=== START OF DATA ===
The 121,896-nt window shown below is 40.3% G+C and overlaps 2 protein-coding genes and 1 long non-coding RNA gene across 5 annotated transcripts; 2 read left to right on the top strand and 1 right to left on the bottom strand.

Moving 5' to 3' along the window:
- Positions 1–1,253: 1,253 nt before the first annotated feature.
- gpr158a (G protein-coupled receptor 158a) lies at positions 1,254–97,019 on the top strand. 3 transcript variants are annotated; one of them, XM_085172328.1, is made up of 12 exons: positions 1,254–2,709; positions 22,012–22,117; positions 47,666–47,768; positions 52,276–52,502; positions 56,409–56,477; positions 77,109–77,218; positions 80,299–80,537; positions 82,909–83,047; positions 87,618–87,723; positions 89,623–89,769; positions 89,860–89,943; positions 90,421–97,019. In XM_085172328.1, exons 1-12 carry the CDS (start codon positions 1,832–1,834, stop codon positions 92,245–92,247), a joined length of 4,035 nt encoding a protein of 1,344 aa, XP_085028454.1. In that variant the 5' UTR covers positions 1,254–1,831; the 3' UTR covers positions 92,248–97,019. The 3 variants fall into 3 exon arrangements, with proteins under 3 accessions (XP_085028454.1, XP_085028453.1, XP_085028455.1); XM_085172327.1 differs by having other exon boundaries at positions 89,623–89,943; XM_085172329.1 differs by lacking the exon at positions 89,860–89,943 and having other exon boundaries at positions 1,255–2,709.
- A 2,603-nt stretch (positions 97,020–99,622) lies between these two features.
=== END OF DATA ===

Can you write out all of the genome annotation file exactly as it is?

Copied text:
The 121,896-nt window shown below is 40.3% G+C and overlaps 2 protein-coding genes and 1 long non-coding RNA gene across 5 annotated transcripts; 2 read left to right on the top strand and 1 right to left on the bottom strand.

Moving 5' to 3' along the window:
- Positions 1–1,253: 1,253 nt before the first annotated feature.
- gpr158a (G protein-coupled receptor 158a) lies at positions 1,254–97,019 on the top strand. 3 transcript variants are annotated; one of them, XM_085172328.1, is made up of 12 exons: positions 1,254–2,709; positions 22,012–22,117; positions 47,666–47,768; positions 52,276–52,502; positions 56,409–56,477; positions 77,109–77,218; positions 80,299–80,537; positions 82,909–83,047; positions 87,618–87,723; positions 89,623–89,769; positions 89,860–89,943; positions 90,421–97,019. In XM_085172328.1, exons 1-12 carry the CDS (start codon positions 1,832–1,834, stop codon positions 92,245–92,247), a joined length of 4,035 nt encoding a protein of 1,344 aa, XP_085028454.1. In that variant the 5' UTR covers positions 1,254–1,831; the 3' UTR covers positions 92,248–97,019. The 3 variants fall into 3 exon arrangements, with proteins under 3 accessions (XP_085028454.1, XP_085028453.1, XP_085028455.1); XM_085172327.1 differs by having other exon boundaries at positions 89,623–89,943; XM_085172329.1 differs by lacking the exon at positions 89,860–89,943 and having other exon boundaries at positions 1,255–2,709.
- A 2,603-nt stretch (positions 97,020–99,622) lies between these two features.